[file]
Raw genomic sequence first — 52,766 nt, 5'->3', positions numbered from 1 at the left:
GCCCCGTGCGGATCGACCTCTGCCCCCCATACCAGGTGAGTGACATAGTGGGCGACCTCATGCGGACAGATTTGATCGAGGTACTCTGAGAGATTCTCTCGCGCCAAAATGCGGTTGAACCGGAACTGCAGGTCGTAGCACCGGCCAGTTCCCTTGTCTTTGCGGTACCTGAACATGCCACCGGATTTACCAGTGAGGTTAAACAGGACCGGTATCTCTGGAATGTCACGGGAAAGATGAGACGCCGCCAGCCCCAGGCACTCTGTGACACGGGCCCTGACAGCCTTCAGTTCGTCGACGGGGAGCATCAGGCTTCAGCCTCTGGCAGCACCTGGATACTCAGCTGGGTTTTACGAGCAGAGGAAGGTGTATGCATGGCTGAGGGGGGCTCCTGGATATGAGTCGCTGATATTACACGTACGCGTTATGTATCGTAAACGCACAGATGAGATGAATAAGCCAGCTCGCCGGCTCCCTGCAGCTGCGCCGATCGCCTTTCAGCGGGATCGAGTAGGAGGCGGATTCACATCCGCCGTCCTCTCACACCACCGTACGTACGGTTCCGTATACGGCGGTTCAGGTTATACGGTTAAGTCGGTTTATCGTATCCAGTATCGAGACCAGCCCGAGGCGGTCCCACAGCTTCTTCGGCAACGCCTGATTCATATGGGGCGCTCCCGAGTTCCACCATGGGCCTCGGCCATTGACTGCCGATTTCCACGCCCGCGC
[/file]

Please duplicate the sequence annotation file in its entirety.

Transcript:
Raw genomic sequence first — 52,766 nt, 5'->3', positions numbered from 1 at the left:
GCCCCGTGCGGATCGACCTCTGCCCCCCATACCAGGTGAGTGACATAGTGGGCGACCTCATGCGGACAGATTTGATCGAGGTACTCTGAGAGATTCTCTCGCGCCAAAATGCGGTTGAACCGGAACTGCAGGTCGTAGCACCGGCCAGTTCCCTTGTCTTTGCGGTACCTGAACATGCCACCGGATTTACCAGTGAGGTTAAACAGGACCGGTATCTCTGGAATGTCACGGGAAAGATGAGACGCCGCCAGCCCCAGGCACTCTGTGACACGGGCCCTGACAGCCTTCAGTTCGTCGACGGGGAGCATCAGGCTTCAGCCTCTGGCAGCACCTGGATACTCAGCTGGGTTTTACGAGCAGAGGAAGGTGTATGCATGGCTGAGGGGGGCTCCTGGATATGAGTCGCTGATATTACACGTACGCGTTATGTATCGTAAACGCACAGATGAGATGAATAAGCCAGCTCGCCGGCTCCCTGCAGCTGCGCCGATCGCCTTTCAGCGGGATCGAGTAGGAGGCGGATTCACATCCGCCGTCCTCTCACACCACCGTACGTACGGTTCCGTATACGGCGGTTCAGGTTATACGGTTAAGTCGGTTTATCGTATCCAGTATCGAGACCAGCCCGAGGCGGTCCCACAGCTTCTTCGGCAACGCCTGATTCATATGGGGCGCTCCCGAGTTCCACCATGGGCCTCGGCCATTGACTGCCGATTTCCACGCCCGCGC